The death of Michele Pujol on August 2 deprived feminist economists, historians of economic thought, and Canadian economists of an inspiring colleague and friend, who will be sorely missed. She died on Salt Spring Island, British Columbia, in the home of her partner Brook, after five months of battling cancer.
Michele brought dedication, insight and enthusiasm to her teaching in Economics departments and Women's Studies programs at the University of Manitoba (1981-88) and the University of Victoria (1990- 1997). She also remained an activist beyond campus, helping, for example, to organize Winnipeg's first Gay/Lesbian Pride Marches and first Women's Music Festival. Michele's eloquent published research touched an even broader audience than her teaching, community activism, and conference participation. She combined meticulous scholarship with a profound commitment to illuminating the role of women in the economy and in economics. Her doctoral dissertation at Simon Fraser University formed the basis of her pathbreaking book, Feminism and Anti-Feminism in Early Economic Thought (Aldershot, UK, and Brookfield, VT: Edward Elgar Publishing, 1992), which greatly extended the scope of the history of economics in two directions. She shone a searchlight on the analysis of women's economic role in what she termed the "malestream" of British classical political economy and early neoclassical economics from Adam Smith to Edgeworth and Pigou, a topic which malestream historians of economics tend to restrict to discussion of John Stuart Mill (the only central figure in classical or early neoclassical economics to emerge honourably from such scrutiny). She also extended the canon of past economics, rescuing from neglect (and from what E. P. Thompson called "the crushing condescension of posterity") fascinating feminist analytical contributions on economic inequality by Harriet Hardy Taylor (later Harriet Taylor Mill), Barbara Leigh Smith Bodichon, Millicent
Garrett Fawcett, Eleanor Rathbone, and William Smart. Writing on "The feminist economic thought of Harriet Taylor (1807-58)" in _Women of Value: Feminist Essays on the History of Women in Economics_ (Mary Ann Dimand, Robert Dimand and Evelyn Forget, eds., Edward Elgar Publishing, 1995), Michele established the "materialist analysis that distinguishes Taylor from Mill's idealist and male-centred position. There cannot be any doubt that Taylor stands on her own as an original and insightful feminist thinker and as an economist and political theorist." Michele captivated the History of Economics Society annual meeting at the University of British Columbia in June 1996 with a presentation on her most ambitious project for extending the canon, a multi-volume anthology of women's contributions to political economy before 1900 which she was editing for publication by Routledge and Thoemmes Press. This major work, of four or more volumes, is being completed by her friends, and promises to transform our knowledge of the history of women in economics.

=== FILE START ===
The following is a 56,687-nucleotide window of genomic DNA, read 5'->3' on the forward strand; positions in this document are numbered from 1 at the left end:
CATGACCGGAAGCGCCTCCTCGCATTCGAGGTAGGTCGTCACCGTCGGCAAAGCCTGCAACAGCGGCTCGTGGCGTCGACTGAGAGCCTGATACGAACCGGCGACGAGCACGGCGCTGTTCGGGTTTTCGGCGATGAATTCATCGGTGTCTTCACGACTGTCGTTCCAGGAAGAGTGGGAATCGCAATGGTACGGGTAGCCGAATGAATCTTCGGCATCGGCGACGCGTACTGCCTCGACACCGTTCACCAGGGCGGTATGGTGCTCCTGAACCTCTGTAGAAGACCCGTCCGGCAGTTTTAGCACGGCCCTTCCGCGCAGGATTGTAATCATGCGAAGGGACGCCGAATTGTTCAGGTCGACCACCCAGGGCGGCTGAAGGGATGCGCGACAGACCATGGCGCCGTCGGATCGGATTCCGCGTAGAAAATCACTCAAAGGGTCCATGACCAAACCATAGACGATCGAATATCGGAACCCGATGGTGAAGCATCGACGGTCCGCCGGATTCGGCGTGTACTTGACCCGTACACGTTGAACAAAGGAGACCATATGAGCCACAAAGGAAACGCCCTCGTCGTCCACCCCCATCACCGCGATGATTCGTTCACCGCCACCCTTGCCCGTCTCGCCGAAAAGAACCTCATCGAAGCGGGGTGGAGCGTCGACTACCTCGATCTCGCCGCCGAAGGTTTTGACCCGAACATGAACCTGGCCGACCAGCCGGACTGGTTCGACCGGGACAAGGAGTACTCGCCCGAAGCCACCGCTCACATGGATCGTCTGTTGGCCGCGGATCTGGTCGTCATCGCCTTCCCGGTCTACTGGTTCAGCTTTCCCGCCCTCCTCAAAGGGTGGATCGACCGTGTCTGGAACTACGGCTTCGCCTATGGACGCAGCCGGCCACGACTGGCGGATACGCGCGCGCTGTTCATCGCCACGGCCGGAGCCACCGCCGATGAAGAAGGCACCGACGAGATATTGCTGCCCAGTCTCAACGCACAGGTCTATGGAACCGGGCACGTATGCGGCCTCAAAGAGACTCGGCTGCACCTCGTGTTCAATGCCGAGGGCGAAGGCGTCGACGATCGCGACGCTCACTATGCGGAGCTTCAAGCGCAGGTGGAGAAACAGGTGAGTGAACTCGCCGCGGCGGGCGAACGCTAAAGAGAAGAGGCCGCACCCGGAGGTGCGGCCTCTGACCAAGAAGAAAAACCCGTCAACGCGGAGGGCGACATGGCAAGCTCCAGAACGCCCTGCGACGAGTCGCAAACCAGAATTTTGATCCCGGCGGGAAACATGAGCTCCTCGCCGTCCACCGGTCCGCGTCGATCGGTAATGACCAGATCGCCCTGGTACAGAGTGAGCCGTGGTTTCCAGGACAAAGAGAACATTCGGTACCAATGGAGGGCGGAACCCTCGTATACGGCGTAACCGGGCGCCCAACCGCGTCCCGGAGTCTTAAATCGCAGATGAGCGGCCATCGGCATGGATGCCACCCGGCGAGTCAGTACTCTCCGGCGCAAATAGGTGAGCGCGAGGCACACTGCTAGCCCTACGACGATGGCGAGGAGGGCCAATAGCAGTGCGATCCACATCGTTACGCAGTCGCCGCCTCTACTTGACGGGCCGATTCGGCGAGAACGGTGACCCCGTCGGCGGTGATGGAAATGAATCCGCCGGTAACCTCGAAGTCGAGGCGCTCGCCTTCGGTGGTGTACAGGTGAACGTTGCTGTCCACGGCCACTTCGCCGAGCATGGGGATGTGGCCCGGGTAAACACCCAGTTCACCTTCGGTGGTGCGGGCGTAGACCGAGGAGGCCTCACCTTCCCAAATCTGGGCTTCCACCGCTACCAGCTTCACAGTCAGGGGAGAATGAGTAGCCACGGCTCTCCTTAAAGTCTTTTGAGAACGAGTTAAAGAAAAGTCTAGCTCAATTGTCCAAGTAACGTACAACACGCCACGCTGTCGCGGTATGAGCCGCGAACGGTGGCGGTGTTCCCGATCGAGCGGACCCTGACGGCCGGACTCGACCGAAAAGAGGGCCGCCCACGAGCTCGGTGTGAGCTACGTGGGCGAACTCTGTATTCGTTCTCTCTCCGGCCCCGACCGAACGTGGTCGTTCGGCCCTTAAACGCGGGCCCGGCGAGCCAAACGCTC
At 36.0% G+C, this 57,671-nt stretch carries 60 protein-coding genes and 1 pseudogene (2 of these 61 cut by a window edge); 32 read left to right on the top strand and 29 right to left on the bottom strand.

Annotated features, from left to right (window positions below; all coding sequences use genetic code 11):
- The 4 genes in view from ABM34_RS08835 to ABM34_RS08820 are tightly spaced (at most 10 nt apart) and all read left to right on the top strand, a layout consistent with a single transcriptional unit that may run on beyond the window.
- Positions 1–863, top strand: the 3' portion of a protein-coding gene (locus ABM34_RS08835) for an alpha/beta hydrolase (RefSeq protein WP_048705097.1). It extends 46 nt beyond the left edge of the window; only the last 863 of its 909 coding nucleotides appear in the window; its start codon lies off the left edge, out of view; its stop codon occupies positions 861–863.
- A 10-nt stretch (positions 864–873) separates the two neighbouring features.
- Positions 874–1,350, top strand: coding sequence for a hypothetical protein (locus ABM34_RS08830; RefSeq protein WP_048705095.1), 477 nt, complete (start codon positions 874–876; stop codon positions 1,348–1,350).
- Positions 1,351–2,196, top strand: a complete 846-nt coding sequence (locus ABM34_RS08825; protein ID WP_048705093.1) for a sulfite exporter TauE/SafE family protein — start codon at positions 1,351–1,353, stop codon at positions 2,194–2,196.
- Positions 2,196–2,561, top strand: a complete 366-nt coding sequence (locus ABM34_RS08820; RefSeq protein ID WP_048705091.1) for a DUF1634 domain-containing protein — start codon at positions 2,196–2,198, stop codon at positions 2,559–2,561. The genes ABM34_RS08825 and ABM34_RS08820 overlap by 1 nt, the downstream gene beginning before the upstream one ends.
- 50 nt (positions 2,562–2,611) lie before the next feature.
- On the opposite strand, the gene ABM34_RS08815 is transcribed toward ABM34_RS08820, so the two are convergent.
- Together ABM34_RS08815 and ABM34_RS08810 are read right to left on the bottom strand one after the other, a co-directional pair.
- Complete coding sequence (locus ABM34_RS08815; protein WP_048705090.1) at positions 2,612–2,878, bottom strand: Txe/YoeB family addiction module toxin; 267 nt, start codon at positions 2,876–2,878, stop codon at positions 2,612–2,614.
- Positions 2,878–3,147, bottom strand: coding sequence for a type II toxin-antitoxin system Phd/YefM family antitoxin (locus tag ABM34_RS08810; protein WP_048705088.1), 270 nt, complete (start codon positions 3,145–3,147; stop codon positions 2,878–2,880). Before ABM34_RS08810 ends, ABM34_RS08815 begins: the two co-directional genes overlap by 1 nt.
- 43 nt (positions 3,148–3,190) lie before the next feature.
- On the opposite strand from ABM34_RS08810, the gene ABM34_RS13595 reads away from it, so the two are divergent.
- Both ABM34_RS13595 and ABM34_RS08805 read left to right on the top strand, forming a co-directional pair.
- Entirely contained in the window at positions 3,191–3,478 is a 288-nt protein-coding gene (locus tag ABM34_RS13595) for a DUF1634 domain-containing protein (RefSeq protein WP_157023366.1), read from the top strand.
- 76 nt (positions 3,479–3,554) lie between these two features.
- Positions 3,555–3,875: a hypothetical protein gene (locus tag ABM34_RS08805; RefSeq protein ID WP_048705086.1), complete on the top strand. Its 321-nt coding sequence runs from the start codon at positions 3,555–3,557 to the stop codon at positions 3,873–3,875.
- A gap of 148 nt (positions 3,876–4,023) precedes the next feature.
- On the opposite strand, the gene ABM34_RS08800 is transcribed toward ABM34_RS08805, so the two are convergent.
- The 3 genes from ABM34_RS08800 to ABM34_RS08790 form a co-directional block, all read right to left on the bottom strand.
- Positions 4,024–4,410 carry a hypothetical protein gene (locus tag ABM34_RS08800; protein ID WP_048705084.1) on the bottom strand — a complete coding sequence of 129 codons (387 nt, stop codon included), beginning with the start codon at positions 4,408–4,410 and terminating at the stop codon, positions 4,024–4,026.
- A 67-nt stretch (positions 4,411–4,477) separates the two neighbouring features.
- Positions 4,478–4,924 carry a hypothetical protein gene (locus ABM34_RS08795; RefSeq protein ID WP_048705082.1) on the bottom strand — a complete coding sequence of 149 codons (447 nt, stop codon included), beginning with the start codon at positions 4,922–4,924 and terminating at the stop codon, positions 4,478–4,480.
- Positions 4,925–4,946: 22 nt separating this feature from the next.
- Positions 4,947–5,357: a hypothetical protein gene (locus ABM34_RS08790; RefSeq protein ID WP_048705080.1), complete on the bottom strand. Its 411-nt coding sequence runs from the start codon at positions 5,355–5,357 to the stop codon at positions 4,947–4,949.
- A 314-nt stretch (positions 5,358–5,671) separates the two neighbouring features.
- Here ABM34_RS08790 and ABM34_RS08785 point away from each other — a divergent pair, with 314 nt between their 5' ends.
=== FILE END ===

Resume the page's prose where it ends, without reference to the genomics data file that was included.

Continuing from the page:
In addition to pioneering feminist history of economics, Michele was active in contemporary feminist economics, with particular attention to broadening research methodology. She was engaged in a study of the implementation of pay equity policies in Manitoba, which her friends are preparing for publication. An associate editor of _Feminist Economics_ from its foundation, Michele, together with Nancy Folbre, edited an "Explorations" section in the Fall 1996 issue (Volume 2, Number 3) on feminist issues in national accounting and on research priorities on nonmarket production. Michele guest-edited a five-paper "Explorations" section on "Broadening Economic Data and Methods" in the Summer 1997 issue of _Feminist Economics_ (Volume 3, Number 2), and in 1995 presented "Is This Really Economics? Using Qualitative Research Methods in Feminist Economic Research" to the International Association for Feminist Economics (IAFFE) conference in Tours. A contributor to _Out of the Margin: Feminist Perspectives on Economic Theory_ (Edith Kuiper and Jolande Saps, eds., Routledge, 1995) and active participant in the 1996 IAFFE conference in Washington, DC, Michele was a tremendously active, committed, articulate and productive scholar who challenged and was beginning to transform accepted views about the past and methodology of economics. Her scholarly contributions, and her warmth, enthusiasm and commitment, will be missed. Her research and her memory will continue to inspire feminist economists.
The Michele Pujol Scholarship Fund will benefit Women's Studies students at the University of Victoria who are low-income, lesbian, women of colour, and/or Native women. Cheques made out to the Michele Pujol Scholarship Fund may be mailed to Box 287, Ganges Post Office, Salt Spring Island, British Columbia V9K 2V9. _Atlantis: A Women's Studies Journal_ will publish a special issue, "Sexual Economics" (Vol. 32, No. 2, Spring 1999), on feminist economic perspectives, to celebrate the life and work of Michele Pujol, with submissions due by July 1, 1998. General information about submissions is available from the guest editor: Marjorie Griffin Cohen, Department of Women's Studies, Simon Fraser University, Burnaby, British Columbia V5A 1S6, e-mail: email@example.com.
Robert Dimand, Brock University